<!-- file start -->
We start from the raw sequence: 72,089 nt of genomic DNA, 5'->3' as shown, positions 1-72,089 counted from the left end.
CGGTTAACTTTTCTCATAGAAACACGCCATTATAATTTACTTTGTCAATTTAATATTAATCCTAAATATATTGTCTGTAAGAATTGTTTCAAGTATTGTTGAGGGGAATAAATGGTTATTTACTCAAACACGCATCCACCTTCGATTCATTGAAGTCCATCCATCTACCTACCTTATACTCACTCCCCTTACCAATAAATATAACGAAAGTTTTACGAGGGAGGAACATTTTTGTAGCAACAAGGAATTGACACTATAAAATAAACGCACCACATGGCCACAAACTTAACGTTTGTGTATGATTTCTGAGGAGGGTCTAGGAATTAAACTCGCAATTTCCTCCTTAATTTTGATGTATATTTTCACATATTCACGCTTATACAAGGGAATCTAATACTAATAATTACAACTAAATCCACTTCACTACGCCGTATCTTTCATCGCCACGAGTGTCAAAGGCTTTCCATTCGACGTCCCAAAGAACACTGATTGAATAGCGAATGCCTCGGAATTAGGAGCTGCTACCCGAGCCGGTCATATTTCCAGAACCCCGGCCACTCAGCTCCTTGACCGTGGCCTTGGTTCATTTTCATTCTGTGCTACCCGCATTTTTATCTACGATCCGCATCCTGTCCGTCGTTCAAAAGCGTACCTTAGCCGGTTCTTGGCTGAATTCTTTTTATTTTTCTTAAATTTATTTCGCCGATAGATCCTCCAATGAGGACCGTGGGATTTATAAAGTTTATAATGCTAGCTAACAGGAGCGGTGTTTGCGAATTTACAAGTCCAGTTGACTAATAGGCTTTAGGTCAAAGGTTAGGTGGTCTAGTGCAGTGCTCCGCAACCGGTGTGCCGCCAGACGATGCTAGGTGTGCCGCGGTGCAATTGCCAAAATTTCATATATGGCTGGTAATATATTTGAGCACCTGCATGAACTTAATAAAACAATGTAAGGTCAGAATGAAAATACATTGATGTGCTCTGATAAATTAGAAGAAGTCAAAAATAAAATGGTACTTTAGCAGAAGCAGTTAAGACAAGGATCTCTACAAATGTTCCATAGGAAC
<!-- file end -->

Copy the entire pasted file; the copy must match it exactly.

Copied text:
We start from the raw sequence: 72,089 nt of genomic DNA, 5'->3' as shown, positions 1-72,089 counted from the left end.
CGGTTAACTTTTCTCATAGAAACACGCCATTATAATTTACTTTGTCAATTTAATATTAATCCTAAATATATTGTCTGTAAGAATTGTTTCAAGTATTGTTGAGGGGAATAAATGGTTATTTACTCAAACACGCATCCACCTTCGATTCATTGAAGTCCATCCATCTACCTACCTTATACTCACTCCCCTTACCAATAAATATAACGAAAGTTTTACGAGGGAGGAACATTTTTGTAGCAACAAGGAATTGACACTATAAAATAAACGCACCACATGGCCACAAACTTAACGTTTGTGTATGATTTCTGAGGAGGGTCTAGGAATTAAACTCGCAATTTCCTCCTTAATTTTGATGTATATTTTCACATATTCACGCTTATACAAGGGAATCTAATACTAATAATTACAACTAAATCCACTTCACTACGCCGTATCTTTCATCGCCACGAGTGTCAAAGGCTTTCCATTCGACGTCCCAAAGAACACTGATTGAATAGCGAATGCCTCGGAATTAGGAGCTGCTACCCGAGCCGGTCATATTTCCAGAACCCCGGCCACTCAGCTCCTTGACCGTGGCCTTGGTTCATTTTCATTCTGTGCTACCCGCATTTTTATCTACGATCCGCATCCTGTCCGTCGTTCAAAAGCGTACCTTAGCCGGTTCTTGGCTGAATTCTTTTTATTTTTCTTAAATTTATTTCGCCGATAGATCCTCCAATGAGGACCGTGGGATTTATAAAGTTTATAATGCTAGCTAACAGGAGCGGTGTTTGCGAATTTACAAGTCCAGTTGACTAATAGGCTTTAGGTCAAAGGTTAGGTGGTCTAGTGCAGTGCTCCGCAACCGGTGTGCCGCCAGACGATGCTAGGTGTGCCGCGGTGCAATTGCCAAAATTTCATATATGGCTGGTAATATATTTGAGCACCTGCATGAACTTAATAAAACAATGTAAGGTCAGAATGAAAATACATTGATGTGCTCTGATAAATTAGAAGAAGTCAAAAATAAAATGGTACTTTAGCAGAAGCAGTTAAGACAAGGATCTCTACAAATGTTCCATAGGAAC